Throughout his childhood and adolescence, Wayne Applebee was told that he would never amount to anything.
After being doubted and put down, it’s often a given that one might fall into the trap of becoming their stereotype. But Wayne was determined to break through the barriers presented to him and achieve great things.
A Kamilaroi man, Wayne grew up one of seven children, one suffering from muscular dystrophy. His father died when the children were young, leaving his mother to care for a large family. As children, Wayne and his brother often wagged school.
Their truancy was prompted by being put in the ‘other activities’ class – a class designed for those considered non-academically minded - and in those days, often Aboriginal students. The class – rather than educating the students – ran activities like painting or art.
“When I went to school, I was always told that we [my brother and I] wouldn’t amount to anything,” Wayne says.
“We were put into the ‘other activities’ class, where we weren’t given much education – so we just began wagging class.”
As a result, Wayne and his brother were sent to separate boys’ homes; his brother to the Mittagong Farm Home for Boys and then to Daruk Boys’ Home, and Wayne to St Heliers, Muswellbrook, and then to Mount Penang Training School for Boys.
“My mother sat at railway stations through all weather and over many nights, while she waited to see either one of us on alternate months,” Wayne says.
“Released from Mount Penang in an ill-fitting suit, I began work in the building industry, and much later became a union official.”
Throughout adulthood, Wayne has been a man for the community. He gives back to several community initiatives, including Canberra’s Winnunga Nimmityjah Aboriginal Health Service, where he became an uncle in the Uncle’s Mentoring Program.
Alongside the late Harold Williams, Wayne also founded the first Aboriginal and Torres Strait Islander rugby league football club in Canberra, Korri United.
“I played a lot of sport as kid, and also as I got older, I played rugby league football,” Wayne says.
“I was also the secretary of the South Canberra Rugby League Football Club.”
Between working a highly physical job and his sporting endeavours, Wayne’s body began to work against him – with a lower back injury and ongoing neck pain from a previous fracture forcing him to take a step back from work.
It also forced him to consider his options for the future, and at the ripe age of 57, Wayne decided to undertake a bachelor’s degree at UC.
“I believed I was intelligent, and I needed a change of direction, all the while remembering what I was told as a child by a teacher – that I would never amount to anything in life,” Wayne says.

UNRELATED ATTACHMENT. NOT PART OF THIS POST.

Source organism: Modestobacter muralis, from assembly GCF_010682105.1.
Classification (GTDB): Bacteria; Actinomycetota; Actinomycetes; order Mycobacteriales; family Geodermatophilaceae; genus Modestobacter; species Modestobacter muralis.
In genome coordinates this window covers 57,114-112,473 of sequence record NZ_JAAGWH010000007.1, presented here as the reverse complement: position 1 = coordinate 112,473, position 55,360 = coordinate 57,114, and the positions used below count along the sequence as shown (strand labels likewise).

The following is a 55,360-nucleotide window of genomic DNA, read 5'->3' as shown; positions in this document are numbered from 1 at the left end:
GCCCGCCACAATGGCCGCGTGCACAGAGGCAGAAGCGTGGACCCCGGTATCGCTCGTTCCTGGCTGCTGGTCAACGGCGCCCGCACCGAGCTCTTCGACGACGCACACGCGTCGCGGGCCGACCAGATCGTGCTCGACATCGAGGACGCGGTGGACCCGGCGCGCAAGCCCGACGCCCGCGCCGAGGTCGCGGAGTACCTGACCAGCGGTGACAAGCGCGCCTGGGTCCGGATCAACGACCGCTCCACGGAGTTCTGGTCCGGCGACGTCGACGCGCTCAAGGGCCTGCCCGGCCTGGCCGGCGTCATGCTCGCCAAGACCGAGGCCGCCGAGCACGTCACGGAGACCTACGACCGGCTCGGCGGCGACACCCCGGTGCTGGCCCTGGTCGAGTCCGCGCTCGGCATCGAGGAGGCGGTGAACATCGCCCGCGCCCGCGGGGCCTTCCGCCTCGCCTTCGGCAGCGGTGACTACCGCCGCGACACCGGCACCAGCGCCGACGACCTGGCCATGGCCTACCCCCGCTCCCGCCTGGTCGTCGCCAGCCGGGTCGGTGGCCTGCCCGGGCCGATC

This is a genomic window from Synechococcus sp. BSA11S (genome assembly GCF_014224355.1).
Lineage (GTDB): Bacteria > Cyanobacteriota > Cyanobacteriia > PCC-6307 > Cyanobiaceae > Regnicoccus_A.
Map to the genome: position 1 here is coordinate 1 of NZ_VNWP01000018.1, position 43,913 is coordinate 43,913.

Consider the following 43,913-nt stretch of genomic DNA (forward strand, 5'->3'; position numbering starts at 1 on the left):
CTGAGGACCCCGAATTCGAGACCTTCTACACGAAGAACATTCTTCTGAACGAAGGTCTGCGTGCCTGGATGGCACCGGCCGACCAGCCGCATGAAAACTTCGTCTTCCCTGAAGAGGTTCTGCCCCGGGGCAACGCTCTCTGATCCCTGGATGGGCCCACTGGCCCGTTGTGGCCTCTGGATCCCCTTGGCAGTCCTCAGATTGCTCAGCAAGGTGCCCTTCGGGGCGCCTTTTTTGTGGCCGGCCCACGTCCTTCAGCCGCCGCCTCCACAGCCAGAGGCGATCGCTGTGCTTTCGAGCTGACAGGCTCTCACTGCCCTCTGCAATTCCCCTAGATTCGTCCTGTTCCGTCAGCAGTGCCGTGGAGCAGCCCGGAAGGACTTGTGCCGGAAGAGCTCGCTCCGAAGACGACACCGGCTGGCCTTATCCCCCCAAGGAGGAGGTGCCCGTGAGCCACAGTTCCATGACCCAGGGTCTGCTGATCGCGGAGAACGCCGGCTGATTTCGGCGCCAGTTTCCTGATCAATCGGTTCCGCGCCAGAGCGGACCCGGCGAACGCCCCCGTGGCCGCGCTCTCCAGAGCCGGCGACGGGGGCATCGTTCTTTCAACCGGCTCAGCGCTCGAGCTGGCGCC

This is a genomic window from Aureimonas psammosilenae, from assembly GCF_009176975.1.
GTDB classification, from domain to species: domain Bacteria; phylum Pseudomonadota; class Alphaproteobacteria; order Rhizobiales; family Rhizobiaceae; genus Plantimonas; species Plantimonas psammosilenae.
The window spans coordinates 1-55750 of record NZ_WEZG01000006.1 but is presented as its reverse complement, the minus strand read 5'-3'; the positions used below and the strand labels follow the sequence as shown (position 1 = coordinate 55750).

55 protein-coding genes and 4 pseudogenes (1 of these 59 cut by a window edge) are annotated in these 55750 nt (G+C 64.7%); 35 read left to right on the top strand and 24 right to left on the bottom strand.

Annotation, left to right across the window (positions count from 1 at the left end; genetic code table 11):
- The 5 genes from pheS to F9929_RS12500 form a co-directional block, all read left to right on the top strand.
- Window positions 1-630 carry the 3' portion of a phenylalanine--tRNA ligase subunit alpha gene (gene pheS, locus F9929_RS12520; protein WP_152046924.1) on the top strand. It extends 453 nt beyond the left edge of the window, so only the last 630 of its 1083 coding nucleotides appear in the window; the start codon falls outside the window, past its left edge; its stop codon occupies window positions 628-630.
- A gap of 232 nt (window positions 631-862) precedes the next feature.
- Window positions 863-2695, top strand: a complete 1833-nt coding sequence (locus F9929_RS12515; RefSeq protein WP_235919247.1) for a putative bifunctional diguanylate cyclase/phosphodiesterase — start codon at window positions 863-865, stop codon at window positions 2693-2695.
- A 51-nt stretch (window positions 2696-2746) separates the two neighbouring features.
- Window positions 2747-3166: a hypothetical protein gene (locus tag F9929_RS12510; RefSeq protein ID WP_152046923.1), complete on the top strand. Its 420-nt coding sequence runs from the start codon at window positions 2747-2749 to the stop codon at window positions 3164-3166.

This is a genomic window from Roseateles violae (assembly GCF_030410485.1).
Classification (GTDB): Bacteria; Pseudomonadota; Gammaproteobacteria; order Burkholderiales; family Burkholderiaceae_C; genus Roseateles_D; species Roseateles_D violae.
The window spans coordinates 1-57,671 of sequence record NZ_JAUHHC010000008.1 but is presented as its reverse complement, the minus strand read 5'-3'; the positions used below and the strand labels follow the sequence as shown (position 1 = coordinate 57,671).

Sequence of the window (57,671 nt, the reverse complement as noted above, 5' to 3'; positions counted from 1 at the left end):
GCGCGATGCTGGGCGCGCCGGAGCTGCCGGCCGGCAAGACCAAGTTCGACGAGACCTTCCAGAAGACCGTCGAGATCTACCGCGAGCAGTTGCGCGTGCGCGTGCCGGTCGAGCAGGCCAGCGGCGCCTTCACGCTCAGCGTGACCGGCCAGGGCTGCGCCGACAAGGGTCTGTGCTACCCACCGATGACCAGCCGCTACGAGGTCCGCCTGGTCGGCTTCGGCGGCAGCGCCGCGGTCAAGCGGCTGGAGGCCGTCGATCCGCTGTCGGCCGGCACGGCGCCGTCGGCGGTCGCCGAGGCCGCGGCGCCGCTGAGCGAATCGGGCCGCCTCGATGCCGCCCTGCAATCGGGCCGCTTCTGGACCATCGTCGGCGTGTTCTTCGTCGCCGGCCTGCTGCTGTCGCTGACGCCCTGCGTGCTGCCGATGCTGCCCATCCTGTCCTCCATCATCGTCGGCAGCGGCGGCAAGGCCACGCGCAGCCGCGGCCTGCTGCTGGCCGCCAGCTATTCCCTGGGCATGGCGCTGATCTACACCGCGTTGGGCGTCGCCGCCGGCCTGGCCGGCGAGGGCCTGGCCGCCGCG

“Determined, I enrolled and was placed in the Ngunnawal Centre’s bridging program. My inspiration was the death in custody of Aboriginal man Cameron Doomadgee on Palm Island. I thought somehow, if I studied the law, I could make a difference.”
The only thing stopping him – his lack of education as a child. Even as an adult, Wayne struggled with reading and writing, key skills needed in a university education.
“I taught myself to read and write – I was terrified of failing again and so I stayed up till the early hours of the morning studying to make sure I could pass exams,” says Wayne.
“My biggest support was my wife – she was constantly saying ‘you can do it’, and finally I did.”
As though all the puzzle pieces from throughout his life suddenly fit together, Wayne hit his stride in education. He thrived in a classroom environment and loved the sense of community that the Ngunnawal Centre, under then-manager Wendy Brady, provided.
Towards the end of his degree, Wendy approached Wayne to offer him a teaching job – in the same bridging course he once undertook.
Completing his Bachelor of Social Science in Justice Studies, Wayne’s thirst for learning stuck around. So as he continued to teach the bridging course, he also continued further learning – and eventually – began his PhD journey.
“Under the guidance of Distinguished Professor Jen Webb, I began my PhD in Cultural Studies,” Wayne says.
“Jen believed in my thesis and provided a great support throughout my journey.”
In this week’s graduation round, Wayne – the boy who was told he would amount to nothing –walked away with a doctorate.
Now, at age 72, he’s showing no signs of slowing down.
“Teaching is my passion – and I want to continue doing it for the next little while at least,” Wayne says.
“I believe I am making a difference here and it’s all been worth the long journey. I came to UC hoping to change opinions about our people, and I am now convinced that is happening at this University.”
Looking towards the future, Wayne would like to travel Australia.
“My wife and I would love to travel domestically once border restrictions have eased a little bit – there is so much in this country to be explored,” he says.
“I’m certainly getting on, so it’s now or never.”
Words by Elly Mackay, photos by David Beach.
The University of Canberra celebrates and congratulates the graduating class of 2021.
You have forged ahead in the face of unexpected challenges, grown in so many ways, and built strong foundations, for yourself and for others.
Many of you have taken steps into your industries of choice, to make your mark; others are building legacies on the postgraduate path.
We are so proud of you all.